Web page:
There is an old adage that says that for a happy and healthy career, you should get involved in a subject that you will love. Associate Professor of Sociology Scott Brooks took that advice to heart, combining his love of sports, particularly basketball, with his interest in sociology. His specialties include urban sociology, race, class, and gender, social interaction, qualitative research, and sociology of sport.
Brooks sees sports as a way to investigate issues and myths of race, particularly popular myths involving race and athletic ability, as well as a way to be active in lives of others.
Dr. Scott Brooks is a native of Oakland, CA and earned his bachelor’s degree at Cal Berkeley. He received his doctorate at the University of Pennsylvania while coaching basketball in South Philadelphia. Grounded in his research as a coach and observing participant, he has published in academic journals, edited volumes, and textbooks, as well as been quoted and reviewed by the Wall Street Journal and SLAM magazine and been invited to speak on the topic of sport internationally. Additionally, Dr. Brooks has consulted the NFL and MLB and is a senior fellow at the Wharton Sports Business Initiative and Yale Urban Ethnography Project.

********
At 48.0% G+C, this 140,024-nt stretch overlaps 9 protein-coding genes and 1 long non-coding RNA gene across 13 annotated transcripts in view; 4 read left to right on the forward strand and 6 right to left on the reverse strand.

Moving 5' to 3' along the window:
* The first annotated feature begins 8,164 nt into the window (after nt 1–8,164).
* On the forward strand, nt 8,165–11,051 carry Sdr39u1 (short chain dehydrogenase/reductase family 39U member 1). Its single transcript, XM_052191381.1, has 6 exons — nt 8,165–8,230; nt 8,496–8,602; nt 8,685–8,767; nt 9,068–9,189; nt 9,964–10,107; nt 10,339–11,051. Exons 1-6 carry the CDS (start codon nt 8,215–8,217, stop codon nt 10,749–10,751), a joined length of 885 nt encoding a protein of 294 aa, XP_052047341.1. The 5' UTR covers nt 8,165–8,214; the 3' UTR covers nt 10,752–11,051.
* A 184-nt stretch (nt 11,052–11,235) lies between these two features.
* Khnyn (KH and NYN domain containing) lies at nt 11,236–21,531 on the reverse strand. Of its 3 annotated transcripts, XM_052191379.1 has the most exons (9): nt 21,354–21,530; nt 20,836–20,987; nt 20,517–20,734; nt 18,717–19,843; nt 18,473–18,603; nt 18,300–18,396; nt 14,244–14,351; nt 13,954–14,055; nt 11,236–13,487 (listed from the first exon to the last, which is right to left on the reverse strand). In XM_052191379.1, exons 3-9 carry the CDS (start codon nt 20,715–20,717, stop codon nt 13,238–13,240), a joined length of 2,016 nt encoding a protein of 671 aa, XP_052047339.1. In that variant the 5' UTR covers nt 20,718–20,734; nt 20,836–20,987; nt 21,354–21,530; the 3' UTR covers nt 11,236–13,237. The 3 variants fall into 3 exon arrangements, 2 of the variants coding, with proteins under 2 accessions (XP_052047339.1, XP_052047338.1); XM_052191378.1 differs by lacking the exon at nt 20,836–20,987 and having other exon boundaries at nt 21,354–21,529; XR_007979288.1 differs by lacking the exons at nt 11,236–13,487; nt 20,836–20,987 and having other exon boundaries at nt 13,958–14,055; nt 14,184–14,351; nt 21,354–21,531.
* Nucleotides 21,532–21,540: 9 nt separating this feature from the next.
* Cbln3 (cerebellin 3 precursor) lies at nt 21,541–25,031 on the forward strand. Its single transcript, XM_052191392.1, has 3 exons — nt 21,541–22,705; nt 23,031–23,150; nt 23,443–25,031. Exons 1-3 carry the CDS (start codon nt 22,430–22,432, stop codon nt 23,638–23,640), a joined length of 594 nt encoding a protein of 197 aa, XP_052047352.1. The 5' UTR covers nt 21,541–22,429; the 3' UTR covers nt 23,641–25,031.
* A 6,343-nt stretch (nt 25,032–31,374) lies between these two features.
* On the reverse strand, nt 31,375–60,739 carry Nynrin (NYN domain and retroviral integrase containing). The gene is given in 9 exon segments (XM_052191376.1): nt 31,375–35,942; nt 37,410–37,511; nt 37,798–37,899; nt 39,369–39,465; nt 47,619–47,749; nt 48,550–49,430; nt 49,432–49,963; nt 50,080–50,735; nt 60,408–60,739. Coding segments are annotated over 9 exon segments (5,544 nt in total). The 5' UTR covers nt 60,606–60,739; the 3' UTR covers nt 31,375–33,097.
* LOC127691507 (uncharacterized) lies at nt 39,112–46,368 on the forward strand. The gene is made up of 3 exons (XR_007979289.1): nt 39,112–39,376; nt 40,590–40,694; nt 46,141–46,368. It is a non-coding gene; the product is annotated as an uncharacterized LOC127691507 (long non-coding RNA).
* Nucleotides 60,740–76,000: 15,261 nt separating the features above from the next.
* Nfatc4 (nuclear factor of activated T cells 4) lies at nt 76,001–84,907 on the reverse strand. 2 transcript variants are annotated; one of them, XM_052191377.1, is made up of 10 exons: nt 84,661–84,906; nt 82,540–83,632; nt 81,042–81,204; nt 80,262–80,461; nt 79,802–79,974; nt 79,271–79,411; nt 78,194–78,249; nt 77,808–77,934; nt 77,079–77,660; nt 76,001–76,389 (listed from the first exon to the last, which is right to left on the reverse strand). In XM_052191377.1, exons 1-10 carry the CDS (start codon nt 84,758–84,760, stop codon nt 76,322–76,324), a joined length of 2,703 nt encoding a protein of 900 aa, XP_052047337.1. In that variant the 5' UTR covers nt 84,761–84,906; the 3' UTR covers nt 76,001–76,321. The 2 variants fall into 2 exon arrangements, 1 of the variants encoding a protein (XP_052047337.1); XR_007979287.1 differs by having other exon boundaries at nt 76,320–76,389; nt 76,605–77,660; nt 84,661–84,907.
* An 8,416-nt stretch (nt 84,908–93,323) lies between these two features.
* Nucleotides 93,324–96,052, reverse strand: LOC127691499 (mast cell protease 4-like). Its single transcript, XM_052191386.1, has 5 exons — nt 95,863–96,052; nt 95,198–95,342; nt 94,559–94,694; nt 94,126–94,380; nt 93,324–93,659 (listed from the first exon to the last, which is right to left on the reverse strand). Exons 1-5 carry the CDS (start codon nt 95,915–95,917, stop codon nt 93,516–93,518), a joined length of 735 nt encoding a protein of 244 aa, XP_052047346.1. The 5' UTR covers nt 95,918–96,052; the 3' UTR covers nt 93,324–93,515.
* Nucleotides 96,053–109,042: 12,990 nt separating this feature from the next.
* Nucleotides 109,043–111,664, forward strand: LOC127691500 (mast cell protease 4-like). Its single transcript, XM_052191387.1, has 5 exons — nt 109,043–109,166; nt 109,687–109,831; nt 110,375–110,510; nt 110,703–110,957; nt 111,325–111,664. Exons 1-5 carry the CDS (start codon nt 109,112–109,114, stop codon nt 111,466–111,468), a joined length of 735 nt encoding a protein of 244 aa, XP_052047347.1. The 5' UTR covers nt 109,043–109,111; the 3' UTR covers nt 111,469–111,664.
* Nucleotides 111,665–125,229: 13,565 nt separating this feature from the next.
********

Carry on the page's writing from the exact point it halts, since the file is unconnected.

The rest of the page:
His first book, Black Men Can’t Shoot (University of Chicago, 2009), tells the importance of exposure, networks, and opportunities towards earning an athletic scholarship. Dr. Brooks closely followed two young Black men in South Philadelphia through their high schools and documents their rise – getting known – and social navigation of Philadelphia’s basketball world, complicating the myth of natural athleticism and the recruiting game. He is currently working on three other manuscripts: one regarding coaching, a second on how/why certain people are selected, and a third project that investigates basketball recruiting.